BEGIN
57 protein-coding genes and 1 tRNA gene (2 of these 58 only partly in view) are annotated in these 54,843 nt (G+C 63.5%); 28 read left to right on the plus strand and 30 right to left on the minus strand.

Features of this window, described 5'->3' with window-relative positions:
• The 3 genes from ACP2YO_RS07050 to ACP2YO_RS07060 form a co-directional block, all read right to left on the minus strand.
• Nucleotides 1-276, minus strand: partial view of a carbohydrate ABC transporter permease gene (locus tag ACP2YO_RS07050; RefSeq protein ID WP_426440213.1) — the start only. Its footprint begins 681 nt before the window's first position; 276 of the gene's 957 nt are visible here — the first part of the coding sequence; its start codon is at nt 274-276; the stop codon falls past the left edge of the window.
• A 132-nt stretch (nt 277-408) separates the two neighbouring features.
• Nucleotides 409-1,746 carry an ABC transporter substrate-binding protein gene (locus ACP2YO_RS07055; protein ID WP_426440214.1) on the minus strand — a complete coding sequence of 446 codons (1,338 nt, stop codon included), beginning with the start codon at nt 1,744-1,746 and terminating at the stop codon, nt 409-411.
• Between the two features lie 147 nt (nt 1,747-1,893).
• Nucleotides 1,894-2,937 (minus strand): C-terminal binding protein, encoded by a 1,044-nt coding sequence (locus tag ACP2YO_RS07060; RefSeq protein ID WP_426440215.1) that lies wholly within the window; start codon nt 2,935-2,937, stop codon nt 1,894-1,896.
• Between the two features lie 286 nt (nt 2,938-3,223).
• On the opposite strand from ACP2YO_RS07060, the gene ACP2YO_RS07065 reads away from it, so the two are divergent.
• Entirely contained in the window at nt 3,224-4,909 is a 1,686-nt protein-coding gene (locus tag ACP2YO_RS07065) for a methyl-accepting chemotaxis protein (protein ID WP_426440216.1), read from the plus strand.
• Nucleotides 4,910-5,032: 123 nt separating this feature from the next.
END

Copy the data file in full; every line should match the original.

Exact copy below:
57 protein-coding genes and 1 tRNA gene (2 of these 58 only partly in view) are annotated in these 54,843 nt (G+C 63.5%); 28 read left to right on the plus strand and 30 right to left on the minus strand.

Features of this window, described 5'->3' with window-relative positions:
• The 3 genes from ACP2YO_RS07050 to ACP2YO_RS07060 form a co-directional block, all read right to left on the minus strand.
• Nucleotides 1-276, minus strand: partial view of a carbohydrate ABC transporter permease gene (locus tag ACP2YO_RS07050; RefSeq protein ID WP_426440213.1) — the start only. Its footprint begins 681 nt before the window's first position; 276 of the gene's 957 nt are visible here — the first part of the coding sequence; its start codon is at nt 274-276; the stop codon falls past the left edge of the window.
• A 132-nt stretch (nt 277-408) separates the two neighbouring features.
• Nucleotides 409-1,746 carry an ABC transporter substrate-binding protein gene (locus ACP2YO_RS07055; protein ID WP_426440214.1) on the minus strand — a complete coding sequence of 446 codons (1,338 nt, stop codon included), beginning with the start codon at nt 1,744-1,746 and terminating at the stop codon, nt 409-411.
• Between the two features lie 147 nt (nt 1,747-1,893).
• Nucleotides 1,894-2,937 (minus strand): C-terminal binding protein, encoded by a 1,044-nt coding sequence (locus tag ACP2YO_RS07060; RefSeq protein ID WP_426440215.1) that lies wholly within the window; start codon nt 2,935-2,937, stop codon nt 1,894-1,896.
• Between the two features lie 286 nt (nt 2,938-3,223).
• On the opposite strand from ACP2YO_RS07060, the gene ACP2YO_RS07065 reads away from it, so the two are divergent.
• Entirely contained in the window at nt 3,224-4,909 is a 1,686-nt protein-coding gene (locus tag ACP2YO_RS07065) for a methyl-accepting chemotaxis protein (protein ID WP_426440216.1), read from the plus strand.
• Nucleotides 4,910-5,032: 123 nt separating this feature from the next.